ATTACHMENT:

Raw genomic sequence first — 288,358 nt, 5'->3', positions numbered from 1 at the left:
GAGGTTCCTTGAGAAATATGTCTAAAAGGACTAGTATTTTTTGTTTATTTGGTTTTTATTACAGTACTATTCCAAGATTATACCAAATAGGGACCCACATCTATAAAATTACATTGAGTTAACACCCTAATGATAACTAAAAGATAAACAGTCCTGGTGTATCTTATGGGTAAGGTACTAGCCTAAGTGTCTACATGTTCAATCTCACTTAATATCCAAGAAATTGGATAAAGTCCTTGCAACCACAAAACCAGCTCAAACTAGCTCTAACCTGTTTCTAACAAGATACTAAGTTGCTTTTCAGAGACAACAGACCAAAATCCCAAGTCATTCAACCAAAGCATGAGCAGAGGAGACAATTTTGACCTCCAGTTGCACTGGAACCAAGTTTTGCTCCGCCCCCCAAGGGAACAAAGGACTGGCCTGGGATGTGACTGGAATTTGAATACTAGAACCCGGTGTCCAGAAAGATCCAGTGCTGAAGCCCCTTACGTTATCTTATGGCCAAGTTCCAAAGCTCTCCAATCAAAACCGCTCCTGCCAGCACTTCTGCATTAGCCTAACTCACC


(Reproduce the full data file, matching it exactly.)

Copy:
Raw genomic sequence first — 288,358 nt, 5'->3', positions numbered from 1 at the left:
GAGGTTCCTTGAGAAATATGTCTAAAAGGACTAGTATTTTTTGTTTATTTGGTTTTTATTACAGTACTATTCCAAGATTATACCAAATAGGGACCCACATCTATAAAATTACATTGAGTTAACACCCTAATGATAACTAAAAGATAAACAGTCCTGGTGTATCTTATGGGTAAGGTACTAGCCTAAGTGTCTACATGTTCAATCTCACTTAATATCCAAGAAATTGGATAAAGTCCTTGCAACCACAAAACCAGCTCAAACTAGCTCTAACCTGTTTCTAACAAGATACTAAGTTGCTTTTCAGAGACAACAGACCAAAATCCCAAGTCATTCAACCAAAGCATGAGCAGAGGAGACAATTTTGACCTCCAGTTGCACTGGAACCAAGTTTTGCTCCGCCCCCCAAGGGAACAAAGGACTGGCCTGGGATGTGACTGGAATTTGAATACTAGAACCCGGTGTCCAGAAAGATCCAGTGCTGAAGCCCCTTACGTTATCTTATGGCCAAGTTCCAAAGCTCTCCAATCAAAACCGCTCCTGCCAGCACTTCTGCATTAGCCTAACTCACC